Is this going to be about the Byrd Rule?

In a world where Republican majorities want to pass major legislation on a partisan basis while holding only 52 senate seats, everything is on some level about the Byrd Rule, which governs what can and can’t be done in a nonfilibusterable budget reconciliation bill. This came up a lot during the Obamacare repeal debate due to the complexities of what kind of legislation does and does not qualify as having a substantial budgetary effect. In the world of tax reform, that’s not an issue, since pretty much anything you might want to do is going to have a substantial budgetary effect. Instead, the key issue is something else.

A reconciliation bill can increase the short-term budget deficit, but cannot increase deficits beyond the 10-year CBO scoring window. That leaves Republicans with a few options:

  1. Write a bipartisan bill that can get 60 votes by adhering to Democratic demands to not do an enormous deficit-increasing tax cut for the rich.
  2. Emulate George W. Bush and do an enormous deficit-increasing tax cut for the rich but schedule it to expire after 10 years so it doesn’t technically raise the long-term deficit.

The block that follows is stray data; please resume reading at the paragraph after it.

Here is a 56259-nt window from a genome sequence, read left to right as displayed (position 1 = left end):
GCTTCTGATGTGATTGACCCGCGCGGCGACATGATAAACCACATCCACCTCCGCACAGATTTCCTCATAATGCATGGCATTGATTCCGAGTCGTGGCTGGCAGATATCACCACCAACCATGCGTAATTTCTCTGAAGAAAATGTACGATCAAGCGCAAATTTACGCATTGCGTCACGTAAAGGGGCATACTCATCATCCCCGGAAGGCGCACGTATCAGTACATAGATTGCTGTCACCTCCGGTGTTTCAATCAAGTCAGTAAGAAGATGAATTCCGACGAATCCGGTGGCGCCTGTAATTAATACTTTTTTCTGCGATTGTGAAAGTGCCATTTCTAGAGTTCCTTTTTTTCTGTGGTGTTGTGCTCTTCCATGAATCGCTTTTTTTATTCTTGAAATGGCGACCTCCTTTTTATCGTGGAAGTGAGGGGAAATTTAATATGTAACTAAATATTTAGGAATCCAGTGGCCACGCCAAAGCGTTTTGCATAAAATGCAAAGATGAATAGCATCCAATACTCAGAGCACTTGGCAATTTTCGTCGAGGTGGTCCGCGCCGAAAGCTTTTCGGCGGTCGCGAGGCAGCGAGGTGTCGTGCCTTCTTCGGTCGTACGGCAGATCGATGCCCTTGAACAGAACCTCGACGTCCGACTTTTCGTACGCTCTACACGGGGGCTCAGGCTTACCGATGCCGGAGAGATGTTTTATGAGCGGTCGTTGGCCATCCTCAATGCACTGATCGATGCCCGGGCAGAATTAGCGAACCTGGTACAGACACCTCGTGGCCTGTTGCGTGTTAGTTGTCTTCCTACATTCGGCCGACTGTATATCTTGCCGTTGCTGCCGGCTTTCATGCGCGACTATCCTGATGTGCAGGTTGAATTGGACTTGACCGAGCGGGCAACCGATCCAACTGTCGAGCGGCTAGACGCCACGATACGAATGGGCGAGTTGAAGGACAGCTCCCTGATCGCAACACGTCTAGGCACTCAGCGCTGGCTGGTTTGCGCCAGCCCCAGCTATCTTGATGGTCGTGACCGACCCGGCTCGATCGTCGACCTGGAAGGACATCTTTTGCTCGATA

3. Apply “dynamic scoring” to claim that your tax cuts won’t actually cost revenue because they will increase economic growth.
  4. Genuinely restrain your tax cutting to the amount of tax cutting that can be paid for through loophole closing — or at least dynamically scored loophole closing.
  5. Change the rules to expand the scoring window to 20 or even 30 years and thus make your temporary tax cut more-or-less permanent.

Nobody seems to have given any considerations to option one. Conversely, it’s pretty clear that option three will be deployed to some extent. But there’s a real question of how much dynamic scoring even a Republican-appointed CBO director can be persuaded to do. That leaves some combination of two, four, and five on the table. But while there’s been a fair amount of discussion of these options, the discussion has overwhelmingly come from House Republicans.

Ways and Means Committee chair Kevin Brady has seemed quite serious about preferring some mashup of three and four, while conservative firebrands are most jazzed up about two or five. Trump himself has tweeted frequently that the filibuster should be eliminated entirely, which would render this issue moot.

The real question, however, is what will Senate Republicans go for. The GOP senate caucus contains a couple of vulnerable incumbents (Dean Heller and Jeff Flake), one moderate (Susan Collins), some cranky people who don’t like Trump (John McCain and Lisa Murkowski), and the Senate is always marked by a certain amount of small-c conservative reluctance to monkey with the rules.